Marian McPartland

Remember that iconic 1958 photograph in which 57 jazz musicians gathered on the steps of a brownstone in Harlem called “A Great Day in Harlem?” There were three jazzwomen in that photo and one of them was Marian McPartland. Originally from London, McPartland would become a hugely important musician, jazz educator, and champion for women musicians, the growth of the jazz community, and jazz as an art form. Her treatment of ballads is especially gorgeous, her harmonic sense is both grounded and adventurous, and her feel is great in the up-tempo numbers as well. I really love her playing! Listen for yourself: here is a playlist of her work.

Marian McPartland, Mary Lou Williams, and Thelonious Monk
at the “Great Day in Harlem” photo shoot in 1958

She began playing piano at age 3 and never stopped. In a 2005 interview, she said, “From that moment on, I don’t remember ever not playing piano, day and night, wherever I was,” she said. “At my aunt’s house, at kindergarten — wherever they had a piano, I played it. Of course, on the BBC they played all the hits from over here [in the U.S.]. They played them, I heard them and I learned them.”

She attended Guildhall School of Music and Drama in London until leaving to join a four-piano vaudeville act. She joined the USO during WWII and it was there she met her husband, cornetist Jimmy McPartland. After the war, they moved to the states, settling and working together in Chicago for a few years until (at Jimmy’s suggestion) she formed her own trio around 1950. From then on, she would always have a trio. In the early ’60s, she moved to New York and toured with Benny Goodman’s septet in 1963. In 1969, she co-founded her own record label, Halcyon Records, producing the work of underrated or underrepresented jazz artists. [2] Here is a beautiful recording of her playing one of my favorite songs:

In 1979, Marian began conducting a weekly radio program for NPR called Piano Jazz, which paired “conversation and duet performances that reached an audience of millions, connecting with jazz fans and the curious alike. She interviewed practically every major jazz musician of the post-WWII era.” [1] According to Wikipedia, “Piano Jazz was the longest-running cultural program on NPR, as well as one of the longest-running jazz programs ever produced on public radio.” It won a Peabody Award for excellence in broadcasting in 1984, and in 1986, won the Gabriel Award and NY Gold Medal Awards. She hosted this show for 40 years until her death in 2013. [2]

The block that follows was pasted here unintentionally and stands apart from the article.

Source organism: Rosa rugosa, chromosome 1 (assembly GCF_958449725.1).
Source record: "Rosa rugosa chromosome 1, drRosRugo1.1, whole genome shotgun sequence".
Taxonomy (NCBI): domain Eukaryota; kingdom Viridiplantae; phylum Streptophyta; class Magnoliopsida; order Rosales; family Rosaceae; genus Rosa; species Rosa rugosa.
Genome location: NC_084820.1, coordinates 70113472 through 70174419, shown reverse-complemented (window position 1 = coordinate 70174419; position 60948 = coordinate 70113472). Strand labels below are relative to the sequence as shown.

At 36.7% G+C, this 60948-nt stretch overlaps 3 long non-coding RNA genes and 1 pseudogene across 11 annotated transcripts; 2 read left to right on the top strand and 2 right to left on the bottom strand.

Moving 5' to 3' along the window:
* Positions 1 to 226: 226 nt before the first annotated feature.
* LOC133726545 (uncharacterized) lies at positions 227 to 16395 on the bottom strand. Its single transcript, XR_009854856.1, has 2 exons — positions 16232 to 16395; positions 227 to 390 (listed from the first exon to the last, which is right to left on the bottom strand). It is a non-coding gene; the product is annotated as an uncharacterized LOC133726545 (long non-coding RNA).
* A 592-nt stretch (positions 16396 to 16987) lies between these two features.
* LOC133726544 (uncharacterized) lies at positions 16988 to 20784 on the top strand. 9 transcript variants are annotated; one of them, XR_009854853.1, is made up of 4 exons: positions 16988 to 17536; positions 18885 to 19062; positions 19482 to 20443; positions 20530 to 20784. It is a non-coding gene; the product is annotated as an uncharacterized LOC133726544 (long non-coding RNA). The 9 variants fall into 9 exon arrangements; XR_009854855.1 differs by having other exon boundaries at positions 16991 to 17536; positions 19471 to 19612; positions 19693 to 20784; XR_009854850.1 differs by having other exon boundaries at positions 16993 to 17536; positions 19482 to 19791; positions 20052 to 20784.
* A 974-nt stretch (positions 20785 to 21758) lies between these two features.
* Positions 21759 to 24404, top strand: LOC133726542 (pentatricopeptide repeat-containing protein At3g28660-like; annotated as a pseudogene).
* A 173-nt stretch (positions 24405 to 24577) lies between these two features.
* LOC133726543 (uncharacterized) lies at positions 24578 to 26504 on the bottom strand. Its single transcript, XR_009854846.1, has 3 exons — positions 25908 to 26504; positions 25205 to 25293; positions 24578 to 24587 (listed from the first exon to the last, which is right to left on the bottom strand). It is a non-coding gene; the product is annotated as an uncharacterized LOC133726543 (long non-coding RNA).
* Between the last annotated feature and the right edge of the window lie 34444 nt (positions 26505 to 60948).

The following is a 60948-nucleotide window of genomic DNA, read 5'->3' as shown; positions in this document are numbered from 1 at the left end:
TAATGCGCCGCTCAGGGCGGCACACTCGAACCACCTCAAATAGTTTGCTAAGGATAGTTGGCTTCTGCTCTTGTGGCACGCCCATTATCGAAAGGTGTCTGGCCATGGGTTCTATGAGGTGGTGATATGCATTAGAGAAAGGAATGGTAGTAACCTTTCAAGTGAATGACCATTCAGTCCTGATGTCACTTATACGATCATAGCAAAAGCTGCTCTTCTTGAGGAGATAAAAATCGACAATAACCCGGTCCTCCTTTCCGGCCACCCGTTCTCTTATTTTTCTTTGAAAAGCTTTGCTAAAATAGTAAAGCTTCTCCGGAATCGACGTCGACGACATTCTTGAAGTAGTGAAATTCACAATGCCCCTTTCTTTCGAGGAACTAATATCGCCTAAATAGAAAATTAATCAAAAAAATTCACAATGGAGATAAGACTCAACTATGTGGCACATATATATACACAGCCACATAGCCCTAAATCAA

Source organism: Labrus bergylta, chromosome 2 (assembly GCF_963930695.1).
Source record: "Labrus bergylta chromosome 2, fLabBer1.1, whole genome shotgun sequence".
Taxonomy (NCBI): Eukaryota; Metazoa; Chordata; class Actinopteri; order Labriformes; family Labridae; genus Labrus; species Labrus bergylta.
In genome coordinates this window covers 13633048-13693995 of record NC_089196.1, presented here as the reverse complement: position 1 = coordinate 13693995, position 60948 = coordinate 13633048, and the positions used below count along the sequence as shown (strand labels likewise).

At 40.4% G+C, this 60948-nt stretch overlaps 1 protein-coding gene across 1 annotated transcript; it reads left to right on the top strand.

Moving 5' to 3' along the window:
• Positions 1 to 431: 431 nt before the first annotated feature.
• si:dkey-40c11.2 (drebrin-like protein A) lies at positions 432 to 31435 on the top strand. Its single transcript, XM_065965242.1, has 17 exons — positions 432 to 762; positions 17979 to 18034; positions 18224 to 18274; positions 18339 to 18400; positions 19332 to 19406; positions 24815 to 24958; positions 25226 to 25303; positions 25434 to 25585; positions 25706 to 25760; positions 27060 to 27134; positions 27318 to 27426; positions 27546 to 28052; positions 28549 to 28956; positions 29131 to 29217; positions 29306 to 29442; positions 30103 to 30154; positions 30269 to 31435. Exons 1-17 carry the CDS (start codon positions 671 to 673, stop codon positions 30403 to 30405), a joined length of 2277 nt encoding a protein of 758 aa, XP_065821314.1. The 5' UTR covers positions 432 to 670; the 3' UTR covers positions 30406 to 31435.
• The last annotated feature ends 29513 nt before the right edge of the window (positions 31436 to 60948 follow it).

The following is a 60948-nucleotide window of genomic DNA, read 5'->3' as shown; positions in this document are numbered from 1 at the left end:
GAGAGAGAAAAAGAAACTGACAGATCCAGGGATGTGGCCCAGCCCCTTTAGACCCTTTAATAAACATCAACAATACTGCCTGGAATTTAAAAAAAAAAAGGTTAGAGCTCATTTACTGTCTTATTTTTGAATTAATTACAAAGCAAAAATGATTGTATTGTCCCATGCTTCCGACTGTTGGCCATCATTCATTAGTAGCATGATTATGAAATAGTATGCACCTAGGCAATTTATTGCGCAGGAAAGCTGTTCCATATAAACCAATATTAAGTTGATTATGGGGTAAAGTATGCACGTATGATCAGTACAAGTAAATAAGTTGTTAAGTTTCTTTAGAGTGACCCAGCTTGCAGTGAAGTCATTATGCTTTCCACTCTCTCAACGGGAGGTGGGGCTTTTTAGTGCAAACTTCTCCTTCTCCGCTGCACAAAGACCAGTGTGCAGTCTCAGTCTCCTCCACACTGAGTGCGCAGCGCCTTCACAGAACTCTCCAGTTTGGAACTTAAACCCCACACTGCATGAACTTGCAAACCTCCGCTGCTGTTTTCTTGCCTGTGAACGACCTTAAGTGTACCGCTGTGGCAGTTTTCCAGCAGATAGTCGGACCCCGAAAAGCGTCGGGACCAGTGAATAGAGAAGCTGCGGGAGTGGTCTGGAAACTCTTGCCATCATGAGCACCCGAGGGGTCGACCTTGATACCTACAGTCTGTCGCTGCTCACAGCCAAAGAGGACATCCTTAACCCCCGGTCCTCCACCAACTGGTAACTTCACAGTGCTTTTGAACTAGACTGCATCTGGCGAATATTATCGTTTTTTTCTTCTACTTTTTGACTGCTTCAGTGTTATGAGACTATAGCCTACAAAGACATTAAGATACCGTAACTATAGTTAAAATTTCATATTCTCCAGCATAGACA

Right before her 90th birthday, she composed and performed a symphonic piece.

There’s so much more I could write, but its time for me to get into the practice room. Luckily there are many articles, interviews, and of course episodes of “Piano Jazz,” for you to enjoy and learn more about the incredible Marian McPartland. She led a very musically rich life, has an extensive discography, several honorary doctorates, and many awards and distinctions. I’m so grateful for the work she did and to hear her recordings now!


(Re)sources

[1] Felix Contreras. “Marian McPartland, ‘Piano Jazz’ Host, Has Died.” NPR. August 21, 2013. (https://www.npr.org/sections/therecord/2013/08/21/161653933/marian-mcpartland-piano-jazz-host-has-died).

[2] Wikipedia contributors, “Marian McPartland,” Wikipedia, The Free Encyclopedia,https://en.wikipedia.org/w/index.php?title=Marian_McPartland&oldid=879132289 (accessed January 20, 2019).

Linda Dahl, Stormy Weather: The Music and Lives of a Century of Jazzwomen. (New York: Pantheon Books, 1984).

“Marian McPartland.” NEA Jazz Masters. (https://www.arts.gov/honors/jazz/marian-mcpartland).

Paul De Barros. Shall We Play That One Together? The Life and Art of Jazz Piano Legend Marian McPartland. (New York: St. Martin’s Press, 2012).

Sally Placksin, American Women in Jazz 1900 to the Present. (New York: Seaview Books, 1982). 

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